Get comfortable, ‘cuz all the stories are true – the E Street Band came to play, and they’re not gonna stop until the roof caves in! This is powerful rock ‘n’ roll revivalism and Springsteen makes the heat rain down upon the assembled Winterland parishioners.

Years before punk deconstructed popular music as a violent protest against the bloated rock ‘n’ roll dinosaurs staggering from stadium to stadium, Bruce Springsteen was earnestly providing his own alternative to bone-headed riffing and cowbell solos, putting out albums that echoed a simpler time while thoughtfully chronicling the plight of the workin’ man on his eternal quest for Saturday Night.

Concentrating on material from their recent release, Darkness on the Edge of Town, Springsteen and his crew lay into the first half of this set with reckless abandon, reserving the early hits and holiday cheer for the second half. As soon as they take the stage, it’s all lost love and drag races and full-throttle rock ‘n’ roll; then factory walls and plaintive piano with dusty, wheezing harmonica. This is the whole history of 20th century America set to music, geared up and rolling down the highway ‘till everyone, audience included, is ready to pass out. Then, about an hour after they should be taking their bows, the band launches into “Born to Run” with an emotional fury that would kill a group of weaker constitution. It’s like Phil Spector meets Jack Kerouac, hooked up to about a dozen car batteries. Then they play an encore!

In two short weeks the Winterland would shut its doors for good. Fittingly, Bill Graham brought in the Grateful Dead for the official last concert, but for many present at Springsteen’s show, the Winterland really closed on December 15th.

01.Badlands 5:06
02.Streets Of Fire 5:24
03.Spirit In The Night 8:01
04.Darkness On The Edge Of Town 5:25
05.Factory 3:37
06.The Promised Land 5:50
07.Prove It All Night 11:20
08.Interlude 1:11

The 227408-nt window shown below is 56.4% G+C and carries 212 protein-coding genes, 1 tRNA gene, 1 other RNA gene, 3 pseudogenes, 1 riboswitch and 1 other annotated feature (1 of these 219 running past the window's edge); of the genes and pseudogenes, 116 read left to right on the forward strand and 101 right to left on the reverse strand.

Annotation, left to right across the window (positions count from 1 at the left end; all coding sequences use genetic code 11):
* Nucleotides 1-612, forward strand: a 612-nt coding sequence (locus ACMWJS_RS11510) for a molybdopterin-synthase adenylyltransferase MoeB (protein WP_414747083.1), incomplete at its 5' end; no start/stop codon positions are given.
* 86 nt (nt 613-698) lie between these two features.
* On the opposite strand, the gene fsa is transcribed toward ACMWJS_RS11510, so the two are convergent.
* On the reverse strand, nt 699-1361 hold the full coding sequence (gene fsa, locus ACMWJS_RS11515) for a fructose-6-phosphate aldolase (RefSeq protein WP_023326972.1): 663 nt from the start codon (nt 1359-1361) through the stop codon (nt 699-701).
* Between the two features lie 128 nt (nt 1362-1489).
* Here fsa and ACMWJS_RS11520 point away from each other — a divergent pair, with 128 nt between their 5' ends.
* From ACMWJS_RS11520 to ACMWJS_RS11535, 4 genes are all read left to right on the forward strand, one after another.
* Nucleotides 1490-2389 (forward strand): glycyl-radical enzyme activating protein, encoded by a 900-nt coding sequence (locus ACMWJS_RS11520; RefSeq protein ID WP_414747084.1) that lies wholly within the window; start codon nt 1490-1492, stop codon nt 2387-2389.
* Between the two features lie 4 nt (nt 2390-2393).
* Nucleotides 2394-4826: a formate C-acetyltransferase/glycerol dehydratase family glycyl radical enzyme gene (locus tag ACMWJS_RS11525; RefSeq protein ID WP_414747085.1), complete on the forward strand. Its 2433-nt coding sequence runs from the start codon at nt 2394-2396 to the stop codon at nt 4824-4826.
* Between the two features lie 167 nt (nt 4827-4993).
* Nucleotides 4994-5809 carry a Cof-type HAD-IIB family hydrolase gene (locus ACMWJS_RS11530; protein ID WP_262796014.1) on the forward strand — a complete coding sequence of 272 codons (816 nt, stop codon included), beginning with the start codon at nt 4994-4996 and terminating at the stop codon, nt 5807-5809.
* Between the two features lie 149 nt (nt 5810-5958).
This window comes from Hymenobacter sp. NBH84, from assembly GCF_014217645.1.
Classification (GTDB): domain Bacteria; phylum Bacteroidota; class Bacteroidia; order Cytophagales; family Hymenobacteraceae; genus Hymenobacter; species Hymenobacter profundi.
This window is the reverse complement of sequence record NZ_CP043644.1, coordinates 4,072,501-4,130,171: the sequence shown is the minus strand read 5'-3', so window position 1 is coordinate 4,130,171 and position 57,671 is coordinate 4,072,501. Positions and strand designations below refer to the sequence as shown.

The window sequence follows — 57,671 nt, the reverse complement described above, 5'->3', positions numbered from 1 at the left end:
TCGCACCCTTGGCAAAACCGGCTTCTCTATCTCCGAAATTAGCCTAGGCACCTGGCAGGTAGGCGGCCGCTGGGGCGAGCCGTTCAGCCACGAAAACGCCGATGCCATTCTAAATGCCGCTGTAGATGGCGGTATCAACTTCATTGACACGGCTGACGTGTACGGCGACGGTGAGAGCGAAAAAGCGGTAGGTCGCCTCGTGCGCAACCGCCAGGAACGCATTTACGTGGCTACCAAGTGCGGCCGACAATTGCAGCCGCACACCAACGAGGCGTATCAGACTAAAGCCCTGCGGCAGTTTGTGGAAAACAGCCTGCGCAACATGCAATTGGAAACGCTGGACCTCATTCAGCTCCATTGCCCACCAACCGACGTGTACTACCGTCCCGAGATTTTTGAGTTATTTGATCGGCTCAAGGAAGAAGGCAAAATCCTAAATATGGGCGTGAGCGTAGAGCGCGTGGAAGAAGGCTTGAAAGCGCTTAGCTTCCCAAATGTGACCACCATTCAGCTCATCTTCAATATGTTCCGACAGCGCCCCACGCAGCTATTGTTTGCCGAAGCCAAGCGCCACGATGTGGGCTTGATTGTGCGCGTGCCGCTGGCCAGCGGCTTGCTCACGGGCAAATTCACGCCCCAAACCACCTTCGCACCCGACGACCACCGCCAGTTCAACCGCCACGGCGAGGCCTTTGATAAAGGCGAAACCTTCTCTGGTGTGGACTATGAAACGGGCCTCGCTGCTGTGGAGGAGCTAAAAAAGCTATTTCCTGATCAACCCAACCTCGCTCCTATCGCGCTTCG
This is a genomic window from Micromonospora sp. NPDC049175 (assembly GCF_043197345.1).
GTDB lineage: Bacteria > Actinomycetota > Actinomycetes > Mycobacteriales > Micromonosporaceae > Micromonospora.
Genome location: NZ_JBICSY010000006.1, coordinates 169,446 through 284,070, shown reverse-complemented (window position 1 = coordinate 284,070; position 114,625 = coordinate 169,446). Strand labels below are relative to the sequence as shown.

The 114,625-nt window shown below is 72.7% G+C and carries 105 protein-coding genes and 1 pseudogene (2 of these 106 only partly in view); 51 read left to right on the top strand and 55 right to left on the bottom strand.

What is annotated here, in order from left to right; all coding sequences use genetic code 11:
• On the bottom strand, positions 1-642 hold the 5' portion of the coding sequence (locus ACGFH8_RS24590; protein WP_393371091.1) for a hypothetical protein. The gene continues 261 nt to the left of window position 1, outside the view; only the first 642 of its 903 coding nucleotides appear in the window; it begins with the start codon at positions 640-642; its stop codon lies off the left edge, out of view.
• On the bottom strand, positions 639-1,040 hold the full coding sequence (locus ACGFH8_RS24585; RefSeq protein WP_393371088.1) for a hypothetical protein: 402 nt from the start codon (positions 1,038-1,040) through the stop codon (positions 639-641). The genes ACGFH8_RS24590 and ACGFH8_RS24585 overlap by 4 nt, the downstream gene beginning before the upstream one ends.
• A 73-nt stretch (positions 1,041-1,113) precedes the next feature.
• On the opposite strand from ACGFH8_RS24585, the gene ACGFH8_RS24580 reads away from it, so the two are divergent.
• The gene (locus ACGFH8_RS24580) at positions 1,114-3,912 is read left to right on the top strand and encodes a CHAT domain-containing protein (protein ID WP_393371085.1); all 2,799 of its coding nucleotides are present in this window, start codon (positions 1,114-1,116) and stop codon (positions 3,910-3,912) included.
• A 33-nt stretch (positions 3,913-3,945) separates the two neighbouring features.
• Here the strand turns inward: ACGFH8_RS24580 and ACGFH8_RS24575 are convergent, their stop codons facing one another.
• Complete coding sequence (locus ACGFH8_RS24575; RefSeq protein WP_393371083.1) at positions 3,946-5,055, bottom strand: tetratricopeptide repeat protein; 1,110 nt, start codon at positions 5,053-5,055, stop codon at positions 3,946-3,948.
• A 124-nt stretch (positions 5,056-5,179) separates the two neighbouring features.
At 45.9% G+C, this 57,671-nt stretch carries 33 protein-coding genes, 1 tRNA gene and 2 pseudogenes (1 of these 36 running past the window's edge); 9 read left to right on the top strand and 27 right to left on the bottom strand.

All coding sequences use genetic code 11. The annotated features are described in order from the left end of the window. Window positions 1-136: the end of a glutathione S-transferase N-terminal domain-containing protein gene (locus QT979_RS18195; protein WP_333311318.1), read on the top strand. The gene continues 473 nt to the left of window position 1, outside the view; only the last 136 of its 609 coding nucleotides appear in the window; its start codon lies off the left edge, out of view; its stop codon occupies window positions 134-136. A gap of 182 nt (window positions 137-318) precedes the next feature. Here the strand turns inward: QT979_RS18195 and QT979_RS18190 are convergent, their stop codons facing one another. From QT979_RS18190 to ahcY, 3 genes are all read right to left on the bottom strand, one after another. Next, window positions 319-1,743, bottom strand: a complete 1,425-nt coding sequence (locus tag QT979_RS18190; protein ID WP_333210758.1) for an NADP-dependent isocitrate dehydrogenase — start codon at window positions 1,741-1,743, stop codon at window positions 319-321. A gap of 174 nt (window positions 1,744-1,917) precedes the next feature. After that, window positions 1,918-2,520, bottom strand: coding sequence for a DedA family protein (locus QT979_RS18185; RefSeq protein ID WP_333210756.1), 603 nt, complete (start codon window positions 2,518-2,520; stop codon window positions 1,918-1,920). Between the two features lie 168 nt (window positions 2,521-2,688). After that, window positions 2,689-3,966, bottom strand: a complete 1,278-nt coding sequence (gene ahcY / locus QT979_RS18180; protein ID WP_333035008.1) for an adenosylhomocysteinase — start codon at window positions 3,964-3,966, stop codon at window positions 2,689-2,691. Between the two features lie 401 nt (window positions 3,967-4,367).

09.Racing In The Streets 8:44
10.Thunder Road 5:18
11.Jungleland 10:24
12.The Ties That Bind 3:51
13.Interlude 3:43
14.Santa Claus Is Coming To Town 4:12
15.The Fever 5:40
16.Fire 3:03
17.Candy’s Room 3:09
18.Because The Night 7:21
19.Point Blank 8:36
20.Mona (I Need You Baby) 3:42
21.She’s The One 3:58
22.Interlude 4:39
23.Backstreets 11:10
24.Interlude 2:30
25.Rosalita (Come Out Tonight) 11:13
26.Radio Interlude 1:52
27.Born To Run 4:58
28.Radio Interlude 2:00
29.Detroit Medley 5:07
30.Interlude / Detroit Medley (Reprise)…4:00

Roy Bittan – piano
Clarence Clemons – saxophone
Danny Federici – organ
Bruce Springsteen – vocals, guitar
Garry Tallent – bass
Steven Van Zandt – guitar
Max Weinberg – drums

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Wolfgang’s Vault Concert of the Week-Little Feat

Posted by jhochstat on March 24, 2008


I am sure that I am one of many people who was frst turned on to Little Feat by listening to Waiting for Columbus on vinyl in someone’s basement somewhere in New Jersey. I have to say that Wolfgang’s Vault really steps it up when it comes to streaming live concerts, it is truly one of the greatest collection of live music anywhere.

The summary states:

This concert, when Little Feat was opening for Electric Light Orchestra, remains one of their most legendary performances, broadcast live on KSAN radio.

It’s no wonder that this performance became so popular, as it captures the band at the peak of the “Lowell George era,” promoting the release of The Last Record Album. This album signaled the emergence of jazzier elements being incorporated into the bands sound, as well as stronger contributions from guitarist Paul Barrere and keyboardist Bill Payne, which added greater diversity to the group’s material.

The recording kicks off with a smokin’ version of “Apolitical Blues,” followed by a double dose of funky New Orleans flavored rock, with sizzling takes of “Skin It Back” transitioning into “Fat Man In The Bathtub.” This establishes a deep groove that continues to intensify as the set progresses.

Click on the ticket to enter the show, skin it back, and roll another one…

Little Feat
San Francisco, CA

After the jump is the full setlist and images of Bill Graham and Lowell George……

Read the rest of this entry »

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Live Music- Jimi Hendrix Experience

Posted by T Rex on February 27, 2008


This week’s gem from Wolfgang’s Vault is a hit filled set by Jimi Hendrix Experience from Winterland 10/10/1968.


Are you experienced?

Voodoo Child

Red House

Foxy Lady

Like a Rolling Stone

This America

Purple Haze

To listen to the show click here.

In related Hendrix news Buddy Miles, who co-founded and played drums in Band Of Gypsys with Jimi Hendrix, passed away yesterday (Feb. 26) in Austin, Texas, at the age of 60.